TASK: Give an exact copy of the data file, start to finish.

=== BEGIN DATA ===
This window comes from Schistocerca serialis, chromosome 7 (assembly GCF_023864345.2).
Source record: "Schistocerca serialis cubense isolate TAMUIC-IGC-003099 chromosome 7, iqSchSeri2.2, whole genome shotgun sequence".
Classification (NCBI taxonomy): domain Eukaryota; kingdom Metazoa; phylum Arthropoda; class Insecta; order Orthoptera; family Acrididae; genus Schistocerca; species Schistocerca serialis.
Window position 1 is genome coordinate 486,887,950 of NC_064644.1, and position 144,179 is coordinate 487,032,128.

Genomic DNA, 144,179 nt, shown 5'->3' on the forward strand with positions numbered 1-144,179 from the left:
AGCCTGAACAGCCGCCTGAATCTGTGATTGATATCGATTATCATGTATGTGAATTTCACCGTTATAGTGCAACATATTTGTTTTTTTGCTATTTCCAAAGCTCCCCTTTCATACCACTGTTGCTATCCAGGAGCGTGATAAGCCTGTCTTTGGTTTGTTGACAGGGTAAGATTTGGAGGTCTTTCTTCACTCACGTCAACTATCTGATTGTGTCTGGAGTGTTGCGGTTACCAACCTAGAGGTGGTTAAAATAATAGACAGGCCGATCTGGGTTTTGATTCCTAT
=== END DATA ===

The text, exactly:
This window comes from Schistocerca serialis, chromosome 7 (assembly GCF_023864345.2).
Source record: "Schistocerca serialis cubense isolate TAMUIC-IGC-003099 chromosome 7, iqSchSeri2.2, whole genome shotgun sequence".
Classification (NCBI taxonomy): domain Eukaryota; kingdom Metazoa; phylum Arthropoda; class Insecta; order Orthoptera; family Acrididae; genus Schistocerca; species Schistocerca serialis.
Window position 1 is genome coordinate 486,887,950 of NC_064644.1, and position 144,179 is coordinate 487,032,128.

Genomic DNA, 144,179 nt, shown 5'->3' on the forward strand with positions numbered 1-144,179 from the left:
AGCCTGAACAGCCGCCTGAATCTGTGATTGATATCGATTATCATGTATGTGAATTTCACCGTTATAGTGCAACATATTTGTTTTTTTGCTATTTCCAAAGCTCCCCTTTCATACCACTGTTGCTATCCAGGAGCGTGATAAGCCTGTCTTTGGTTTGTTGACAGGGTAAGATTTGGAGGTCTTTCTTCACTCACGTCAACTATCTGATTGTGTCTGGAGTGTTGCGGTTACCAACCTAGAGGTGGTTAAAATAATAGACAGGCCGATCTGGGTTTTGATTCCTAT